We’re not as classy as we thought. That’s the moral. But what about the story?
We won free tickets to see the local symphony orchestra. Good seats, too. Center aisle. Not too close that we’d need earplugs, but not so far that we’d have to strain, either. It was winter (which in Phoenix is like fall everywhere else). Sixty degrees. Maybe. Which, for us, was the perfect excuse for a sophisticated night on the town — whatever that meant. Amy put on a cute dress and high heels, draped herself in a long overcoat (again, we don’t get many chances to wear our coats, or what the rest of the country calls “a light jacket”), and held her small, sparkly clutch. Jordan buttoned his shirt, fastened his festive tie, threw on his peacoat to protect him from those 60-degree gusts of Arizona in late November, and we walked out of the house — together.
Up until that point in our life, we always thought we were classy, a younger version of Captain von Trapp and Maria, a less talented version of Fred Astaire and Ginger Rogers, a less political version of Jackie and JFK, or a poorer version of William and Kate. We thought we were classy. So we decided to do what classy people do: support the local arts, golf clap after each musical set, and have an appreciation for timeless truths that’ve been lost on this generation. The truth is, that wasn’t us, no matter how bad we wanted it to be, and when we arrived in the theater, we found out that it wasn’t our fault. We found out why.
We were the youngest people there. By about 50 years.
We found our seats. The room was much warmer than we’d expected. We took off our coats, crossed our legs (like classy people), and started thumbing through the program waiting for the performance to begin. So far, so good. We were doing classy in style.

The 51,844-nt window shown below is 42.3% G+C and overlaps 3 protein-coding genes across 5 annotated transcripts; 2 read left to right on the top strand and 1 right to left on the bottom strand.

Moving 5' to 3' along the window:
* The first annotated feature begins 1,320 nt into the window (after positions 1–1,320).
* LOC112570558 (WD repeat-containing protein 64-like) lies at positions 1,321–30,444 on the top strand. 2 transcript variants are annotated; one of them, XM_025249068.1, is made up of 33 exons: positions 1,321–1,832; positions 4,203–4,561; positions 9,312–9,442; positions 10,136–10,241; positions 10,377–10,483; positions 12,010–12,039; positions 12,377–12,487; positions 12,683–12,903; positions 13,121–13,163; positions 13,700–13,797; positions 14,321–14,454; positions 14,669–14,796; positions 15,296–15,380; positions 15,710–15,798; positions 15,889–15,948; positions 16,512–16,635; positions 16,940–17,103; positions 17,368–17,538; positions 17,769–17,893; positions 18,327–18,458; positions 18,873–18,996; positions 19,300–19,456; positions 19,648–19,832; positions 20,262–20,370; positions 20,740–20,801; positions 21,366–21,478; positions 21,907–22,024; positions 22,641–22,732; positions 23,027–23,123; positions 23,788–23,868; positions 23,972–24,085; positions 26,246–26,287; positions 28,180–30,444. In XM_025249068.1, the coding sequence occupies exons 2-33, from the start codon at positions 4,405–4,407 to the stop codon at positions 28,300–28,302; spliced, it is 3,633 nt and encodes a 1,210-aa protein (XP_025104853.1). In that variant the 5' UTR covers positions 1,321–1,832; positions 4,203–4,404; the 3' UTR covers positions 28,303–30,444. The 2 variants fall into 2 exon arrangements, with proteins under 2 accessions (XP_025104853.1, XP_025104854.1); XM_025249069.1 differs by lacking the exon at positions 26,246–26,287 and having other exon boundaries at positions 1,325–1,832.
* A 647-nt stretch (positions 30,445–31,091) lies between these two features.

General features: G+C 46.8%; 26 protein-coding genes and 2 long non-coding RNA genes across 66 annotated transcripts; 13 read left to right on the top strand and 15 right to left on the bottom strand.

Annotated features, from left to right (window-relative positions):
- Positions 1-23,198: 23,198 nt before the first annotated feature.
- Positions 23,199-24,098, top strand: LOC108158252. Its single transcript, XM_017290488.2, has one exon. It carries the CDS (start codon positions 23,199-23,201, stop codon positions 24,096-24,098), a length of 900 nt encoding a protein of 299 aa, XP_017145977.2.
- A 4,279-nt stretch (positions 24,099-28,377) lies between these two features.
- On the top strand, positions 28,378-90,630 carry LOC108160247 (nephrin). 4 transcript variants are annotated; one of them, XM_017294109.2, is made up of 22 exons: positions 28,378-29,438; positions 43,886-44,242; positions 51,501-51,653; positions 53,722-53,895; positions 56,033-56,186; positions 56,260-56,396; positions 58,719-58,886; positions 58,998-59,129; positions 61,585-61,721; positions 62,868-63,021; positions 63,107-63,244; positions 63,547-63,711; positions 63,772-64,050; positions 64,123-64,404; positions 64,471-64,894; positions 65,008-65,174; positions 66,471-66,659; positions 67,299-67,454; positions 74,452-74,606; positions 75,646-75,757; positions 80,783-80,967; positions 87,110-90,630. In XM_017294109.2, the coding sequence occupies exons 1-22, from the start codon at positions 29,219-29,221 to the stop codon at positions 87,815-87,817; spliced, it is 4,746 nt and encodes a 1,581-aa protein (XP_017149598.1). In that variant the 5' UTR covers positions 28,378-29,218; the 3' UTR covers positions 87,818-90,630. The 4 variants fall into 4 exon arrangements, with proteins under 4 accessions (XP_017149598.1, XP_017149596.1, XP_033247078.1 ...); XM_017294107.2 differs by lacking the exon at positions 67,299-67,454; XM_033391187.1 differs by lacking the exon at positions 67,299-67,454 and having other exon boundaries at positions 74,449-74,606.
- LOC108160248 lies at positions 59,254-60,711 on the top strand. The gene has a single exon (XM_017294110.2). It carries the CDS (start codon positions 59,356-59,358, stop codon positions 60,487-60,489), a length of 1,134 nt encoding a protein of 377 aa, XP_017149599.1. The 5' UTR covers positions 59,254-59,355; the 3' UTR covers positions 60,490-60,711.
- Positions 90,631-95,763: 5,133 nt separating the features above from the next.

And then the lights dimmed and the performance began.
Now, that act, in and of itself, doesn’t mean we’re not classy, right? We still could’ve retained some classy dignity had we “called it a night” and “retired to home” while telling everyone that we had a “lovely” time. But we didn’t. Partly because we have sweet teeth (plural) that won’t stop calling our names sometimes. And partly because, as we found out, we’re just not classy as we wish we could be. Instead, we went to McDonald’s. McDonald’s! We traded a night among Phoenix’s elite for a drive-thru run with Ronald McDonald, the drive-thru attendant on his headset (who was very nice, by the way), and two Oreo McFlurries.
Ah, but we learned an important lesson that night: we might never be William and Kate, but they can’t be us, either. They can’t walk out of a room when they’re bored, because that wouldn’t be classy (and they are)… which means they surely don’t get to leave a black-tie affair to hit the drive-thru, devour McFlurries and spend the rest of the night cuddled up on the couch watching Netflix in their sweatpants. And we wouldn’t trade that for anything!
Want to catch up on The Pink Slip Files? You can read them all right here:
Intro: What Are the Pink Slip Files?
No. 1: Failing Pre-Marital Class & Otter DNA
No. 2: Sink or Swim
No. 3: Turning Off the Lights
No. 4: Leave a Message at the Tone
No. 5: Chocolates, Mystery Shows & Honeymooning
No. 6: Cutting Coupons & Wal-Mart Jeans
No. 7: Paper Chains of Memories
No. 8: Dancing on Bar Tops
No. 9: Man’s Best (Feline) Friend
No. 10: Confessions of a Waffle Fry
No. 11: What’s So Important About Shoelaces?
No. 12: Breaking Records… Like It’s 1924
No. 13: Why We’re Not as Classy as We Thought
No. 14: A Letter to My Only Starbucks Lover
No. 15: The Night We Killed Someone (Kind Of)
No. 16: Lord, It’s a Fire!
No. 17: 6 Words We Never Thought We’d Google
No. 18: How Jordan Convinced Amy… To Take Her Clothes Off. Every Time We Walk in the Door
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